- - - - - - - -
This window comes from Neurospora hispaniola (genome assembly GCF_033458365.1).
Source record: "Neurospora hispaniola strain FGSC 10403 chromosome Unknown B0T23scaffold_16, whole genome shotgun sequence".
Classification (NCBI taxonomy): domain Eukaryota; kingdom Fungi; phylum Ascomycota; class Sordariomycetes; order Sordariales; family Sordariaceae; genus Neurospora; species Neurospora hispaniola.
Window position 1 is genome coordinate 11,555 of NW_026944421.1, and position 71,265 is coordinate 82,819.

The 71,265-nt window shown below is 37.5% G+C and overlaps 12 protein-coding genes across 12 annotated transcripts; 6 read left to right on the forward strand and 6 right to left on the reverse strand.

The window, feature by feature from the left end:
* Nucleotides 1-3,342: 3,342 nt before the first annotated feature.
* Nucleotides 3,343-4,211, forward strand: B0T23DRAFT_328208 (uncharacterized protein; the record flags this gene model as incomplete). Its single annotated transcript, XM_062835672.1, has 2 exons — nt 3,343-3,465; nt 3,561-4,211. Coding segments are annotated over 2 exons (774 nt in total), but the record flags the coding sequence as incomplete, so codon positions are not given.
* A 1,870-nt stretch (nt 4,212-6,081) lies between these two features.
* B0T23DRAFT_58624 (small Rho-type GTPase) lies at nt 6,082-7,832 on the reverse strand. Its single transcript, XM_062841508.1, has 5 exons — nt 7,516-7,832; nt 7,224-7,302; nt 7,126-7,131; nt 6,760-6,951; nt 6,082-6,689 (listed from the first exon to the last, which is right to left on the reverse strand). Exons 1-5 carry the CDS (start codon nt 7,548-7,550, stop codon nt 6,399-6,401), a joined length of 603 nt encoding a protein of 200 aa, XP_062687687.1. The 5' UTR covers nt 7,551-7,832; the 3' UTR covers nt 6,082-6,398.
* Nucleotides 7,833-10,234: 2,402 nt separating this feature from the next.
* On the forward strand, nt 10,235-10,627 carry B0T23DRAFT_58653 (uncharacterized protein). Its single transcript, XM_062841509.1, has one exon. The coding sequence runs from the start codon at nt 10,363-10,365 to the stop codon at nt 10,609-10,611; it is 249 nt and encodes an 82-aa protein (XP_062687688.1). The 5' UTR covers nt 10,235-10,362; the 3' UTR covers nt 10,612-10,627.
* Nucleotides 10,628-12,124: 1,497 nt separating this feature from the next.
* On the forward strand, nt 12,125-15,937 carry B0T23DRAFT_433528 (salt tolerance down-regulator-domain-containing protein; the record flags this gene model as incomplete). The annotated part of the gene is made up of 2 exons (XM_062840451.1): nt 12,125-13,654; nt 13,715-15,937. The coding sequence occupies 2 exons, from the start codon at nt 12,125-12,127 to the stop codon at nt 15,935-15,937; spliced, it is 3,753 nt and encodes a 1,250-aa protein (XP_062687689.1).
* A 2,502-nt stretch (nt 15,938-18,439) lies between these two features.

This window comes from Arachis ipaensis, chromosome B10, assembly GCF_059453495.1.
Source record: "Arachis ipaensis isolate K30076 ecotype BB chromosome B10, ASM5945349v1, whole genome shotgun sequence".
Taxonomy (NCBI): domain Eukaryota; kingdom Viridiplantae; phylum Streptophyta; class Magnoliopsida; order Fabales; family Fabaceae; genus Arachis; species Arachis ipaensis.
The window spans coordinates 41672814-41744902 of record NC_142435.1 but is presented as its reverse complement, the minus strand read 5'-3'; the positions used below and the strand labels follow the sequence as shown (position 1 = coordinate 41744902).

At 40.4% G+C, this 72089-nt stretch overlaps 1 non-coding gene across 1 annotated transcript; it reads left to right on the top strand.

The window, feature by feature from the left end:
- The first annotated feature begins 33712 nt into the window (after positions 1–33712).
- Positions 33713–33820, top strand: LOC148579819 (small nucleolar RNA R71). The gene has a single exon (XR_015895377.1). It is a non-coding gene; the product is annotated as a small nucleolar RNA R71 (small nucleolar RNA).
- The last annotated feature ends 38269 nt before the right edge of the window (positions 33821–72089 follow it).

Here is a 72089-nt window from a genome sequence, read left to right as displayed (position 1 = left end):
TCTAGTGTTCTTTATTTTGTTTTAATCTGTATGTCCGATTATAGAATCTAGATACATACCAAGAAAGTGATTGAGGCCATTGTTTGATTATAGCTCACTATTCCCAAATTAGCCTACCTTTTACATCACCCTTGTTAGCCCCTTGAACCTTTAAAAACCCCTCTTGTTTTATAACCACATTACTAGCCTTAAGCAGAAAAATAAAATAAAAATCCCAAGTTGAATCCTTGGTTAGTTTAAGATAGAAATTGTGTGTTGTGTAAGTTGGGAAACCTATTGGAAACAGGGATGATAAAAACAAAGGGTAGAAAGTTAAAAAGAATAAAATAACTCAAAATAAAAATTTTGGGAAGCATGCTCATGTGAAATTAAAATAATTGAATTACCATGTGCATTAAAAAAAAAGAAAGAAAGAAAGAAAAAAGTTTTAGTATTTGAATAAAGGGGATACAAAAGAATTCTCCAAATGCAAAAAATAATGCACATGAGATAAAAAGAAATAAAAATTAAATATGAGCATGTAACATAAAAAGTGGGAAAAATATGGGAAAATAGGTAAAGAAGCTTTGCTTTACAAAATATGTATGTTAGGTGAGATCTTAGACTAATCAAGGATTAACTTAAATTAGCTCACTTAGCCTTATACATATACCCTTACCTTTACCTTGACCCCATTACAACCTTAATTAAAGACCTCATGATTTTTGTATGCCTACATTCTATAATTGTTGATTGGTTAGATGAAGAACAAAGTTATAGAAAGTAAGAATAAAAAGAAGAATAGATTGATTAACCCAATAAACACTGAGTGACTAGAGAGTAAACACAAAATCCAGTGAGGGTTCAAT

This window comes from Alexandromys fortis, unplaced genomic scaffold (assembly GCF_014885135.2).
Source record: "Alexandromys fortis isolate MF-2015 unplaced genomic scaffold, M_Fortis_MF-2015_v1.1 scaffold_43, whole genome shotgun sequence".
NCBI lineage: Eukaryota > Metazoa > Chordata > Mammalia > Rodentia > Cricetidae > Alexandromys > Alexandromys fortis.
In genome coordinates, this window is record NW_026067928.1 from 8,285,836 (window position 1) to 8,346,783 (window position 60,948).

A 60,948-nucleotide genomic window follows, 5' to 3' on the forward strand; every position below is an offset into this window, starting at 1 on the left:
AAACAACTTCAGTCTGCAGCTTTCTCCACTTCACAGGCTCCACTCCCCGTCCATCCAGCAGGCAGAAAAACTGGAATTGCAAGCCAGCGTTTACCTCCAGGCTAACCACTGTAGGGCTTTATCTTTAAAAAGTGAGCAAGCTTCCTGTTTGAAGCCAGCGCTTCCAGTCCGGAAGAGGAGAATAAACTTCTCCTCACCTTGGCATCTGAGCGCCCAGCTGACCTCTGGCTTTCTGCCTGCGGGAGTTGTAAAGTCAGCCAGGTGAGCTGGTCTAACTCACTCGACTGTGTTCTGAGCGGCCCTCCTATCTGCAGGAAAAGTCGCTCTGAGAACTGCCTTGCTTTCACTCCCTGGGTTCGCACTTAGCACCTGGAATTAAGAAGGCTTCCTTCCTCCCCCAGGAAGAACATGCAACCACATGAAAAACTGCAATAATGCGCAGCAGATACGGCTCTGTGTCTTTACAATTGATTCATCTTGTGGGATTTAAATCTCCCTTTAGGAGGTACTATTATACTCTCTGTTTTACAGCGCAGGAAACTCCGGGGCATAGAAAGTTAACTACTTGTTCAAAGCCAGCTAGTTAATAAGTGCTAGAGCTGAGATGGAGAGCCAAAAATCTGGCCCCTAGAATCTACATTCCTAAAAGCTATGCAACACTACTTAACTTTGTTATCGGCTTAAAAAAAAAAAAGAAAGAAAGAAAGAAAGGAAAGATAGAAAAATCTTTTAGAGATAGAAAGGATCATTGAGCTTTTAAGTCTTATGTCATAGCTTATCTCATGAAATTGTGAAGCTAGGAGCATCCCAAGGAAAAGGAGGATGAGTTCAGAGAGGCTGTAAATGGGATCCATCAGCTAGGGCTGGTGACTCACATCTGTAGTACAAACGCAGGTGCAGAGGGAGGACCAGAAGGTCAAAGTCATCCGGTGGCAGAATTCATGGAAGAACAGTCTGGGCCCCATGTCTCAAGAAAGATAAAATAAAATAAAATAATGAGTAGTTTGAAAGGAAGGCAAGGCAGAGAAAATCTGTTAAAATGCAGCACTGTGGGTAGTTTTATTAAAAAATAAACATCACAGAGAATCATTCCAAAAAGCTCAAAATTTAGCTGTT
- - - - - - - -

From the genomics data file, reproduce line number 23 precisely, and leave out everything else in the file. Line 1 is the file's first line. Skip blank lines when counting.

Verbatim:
- Positions 33713–33820, top strand: LOC148579819 (small nucleolar RNA R71). The gene has a single exon (XR_015895377.1). It is a non-coding gene; the product is annotated as a small nucleolar RNA R71 (small nucleolar RNA).